It should be embarrassing for the Senate that, as a body, it's more conservative than the Queen of England. This week, Queen Elizabeth told the United Nations that climate change was a front-line issue. Care2 reports that the Queen's "brief statement was largely unremarkable but for the fact that she called out climate change, placing it on a par with terrorism in terms of today's challenges."

On environmental issues in general, though, the American government isn't living up to its potential. The Bureau of Land Management (BLM), for example, could be working to minimize the impacts of oil and gas drilling on public lands, but "the agency is reluctant to wiled that power after a drilling lease is granted," Public News Service reports.

National Marine Fisheries Service

BLM is just one of a tangle of agencies that could, in theory, push back against the interests of big energy companies. They haven't done so. In the case of the BP oil spill, for instance, TPMMuckraker reports that the National Marine Fisheries Service missed an opportunity to push back against BP's lease, but, using bad information from the Minerals Management Service, rubber-stamped the operation. Rachel Slajda writes:

"In 2007, the National Marine Fisheries Service, which enforces the Endangered Species Act, was asked to give its 'biological opinion' on the impact of new oil drilling leases--including the lease of the now-leaking Macondo prospect--on endangered species, including turtles, sperm whales and sturgeon. ... In the report (PDF), NMFS estimated the impact of a major spill on endangered species and concluded that the new drilling 'is not likely to jeopardize the continued existence of these species.'"

New Dawn

Energy companies are not the only ones tipping the balance against the environment, either. At the American Prospect, Monica Potts delves into Dawn detergent's less than pristine environmental record. The detergent has benefited lately from a spate of good press because wildlife groups are using Dawn to clean oiled birds in the Gulf. But Potts writes that Dawn's parent company, Procter & Gamble spent more than $4 million last year on lobbying and opposed measures that would, for instance, regulate household chemicals.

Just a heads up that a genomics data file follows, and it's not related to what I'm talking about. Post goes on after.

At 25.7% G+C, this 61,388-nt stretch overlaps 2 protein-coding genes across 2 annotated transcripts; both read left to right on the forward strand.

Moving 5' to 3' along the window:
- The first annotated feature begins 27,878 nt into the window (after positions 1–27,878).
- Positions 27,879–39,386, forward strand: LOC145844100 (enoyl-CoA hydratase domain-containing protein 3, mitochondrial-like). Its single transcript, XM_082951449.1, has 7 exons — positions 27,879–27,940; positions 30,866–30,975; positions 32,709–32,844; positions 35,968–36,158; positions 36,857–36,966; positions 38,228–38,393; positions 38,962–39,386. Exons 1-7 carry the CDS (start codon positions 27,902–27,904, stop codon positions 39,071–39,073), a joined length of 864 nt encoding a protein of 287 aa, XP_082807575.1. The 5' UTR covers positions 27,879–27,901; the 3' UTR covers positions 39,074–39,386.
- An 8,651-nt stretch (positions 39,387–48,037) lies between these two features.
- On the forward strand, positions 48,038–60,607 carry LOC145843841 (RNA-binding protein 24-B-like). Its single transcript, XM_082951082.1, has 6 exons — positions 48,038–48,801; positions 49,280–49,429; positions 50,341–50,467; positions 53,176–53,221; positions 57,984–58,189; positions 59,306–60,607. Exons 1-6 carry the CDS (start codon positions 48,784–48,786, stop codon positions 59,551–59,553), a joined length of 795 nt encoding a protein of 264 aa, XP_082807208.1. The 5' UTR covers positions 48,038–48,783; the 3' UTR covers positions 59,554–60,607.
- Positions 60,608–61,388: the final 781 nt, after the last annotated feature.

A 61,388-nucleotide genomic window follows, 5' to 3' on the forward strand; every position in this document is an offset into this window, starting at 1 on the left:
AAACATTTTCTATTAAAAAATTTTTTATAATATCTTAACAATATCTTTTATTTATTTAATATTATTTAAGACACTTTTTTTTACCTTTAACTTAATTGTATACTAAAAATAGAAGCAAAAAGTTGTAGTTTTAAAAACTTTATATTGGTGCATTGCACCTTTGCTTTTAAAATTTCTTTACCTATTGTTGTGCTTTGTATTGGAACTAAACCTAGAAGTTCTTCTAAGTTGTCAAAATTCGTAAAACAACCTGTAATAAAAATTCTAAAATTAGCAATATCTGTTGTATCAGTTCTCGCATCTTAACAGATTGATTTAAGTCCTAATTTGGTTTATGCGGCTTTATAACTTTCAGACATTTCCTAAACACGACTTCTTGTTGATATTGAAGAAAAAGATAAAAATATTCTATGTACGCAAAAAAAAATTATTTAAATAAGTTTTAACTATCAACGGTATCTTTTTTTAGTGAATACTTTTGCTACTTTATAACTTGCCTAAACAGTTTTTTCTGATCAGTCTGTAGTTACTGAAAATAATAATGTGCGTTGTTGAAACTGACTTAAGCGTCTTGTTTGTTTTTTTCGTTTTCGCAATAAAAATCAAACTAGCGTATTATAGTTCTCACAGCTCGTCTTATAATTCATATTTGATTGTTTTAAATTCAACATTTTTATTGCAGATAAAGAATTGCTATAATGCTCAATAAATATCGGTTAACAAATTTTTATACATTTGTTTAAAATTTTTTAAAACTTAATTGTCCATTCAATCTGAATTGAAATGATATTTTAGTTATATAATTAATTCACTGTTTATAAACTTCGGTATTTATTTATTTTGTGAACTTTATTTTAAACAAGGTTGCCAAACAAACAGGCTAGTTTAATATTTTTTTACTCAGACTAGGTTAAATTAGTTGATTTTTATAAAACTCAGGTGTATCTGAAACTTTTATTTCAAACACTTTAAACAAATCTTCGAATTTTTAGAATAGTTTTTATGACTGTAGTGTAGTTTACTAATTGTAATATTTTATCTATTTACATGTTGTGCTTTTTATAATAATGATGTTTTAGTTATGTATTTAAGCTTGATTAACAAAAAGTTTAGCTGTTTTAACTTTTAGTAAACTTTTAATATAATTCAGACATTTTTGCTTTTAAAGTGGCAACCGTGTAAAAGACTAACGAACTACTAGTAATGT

"Procter & Gamble lobbied against a 2009 effort to disclose ingredients in household cleaning products, instead supporting an industry-led voluntary-disclosure effort. It also lobbied against bans in various states on dishwashing detergent containing high levels of phosphorus and fought to delay the bans' implementation," Potts explains. "The company opposed stricter household chemical regulations in the European Union in 2003 and is rated poorly by Greenpeace for the chemical content of its household products. Those chemicals, including ones banned in the EU because they can be harmful to fish and humans, end up in the environment."

The list of such offenses goes on, and touches legions of companies. However limited, a climate bill would be a good start to addressing the country's environmental woes. The Senate says it needs to hear this from more people before taking real steps to combat climate change; anyone who's concerned about the planet's future might want to start speaking up.

This post features links to the best independent, progressive reporting about the environment by members of The Media Consortium. It is free to reprint. Visit the Mulch for a complete list of articles on environmental issues, or follow us on Twitter. And for the best progressive reporting on critical economy, health care and immigration issues, check out The Audit, The Pulse, and The Diaspora. This is a project of The Media Consortium, a network of leading independent media outlets.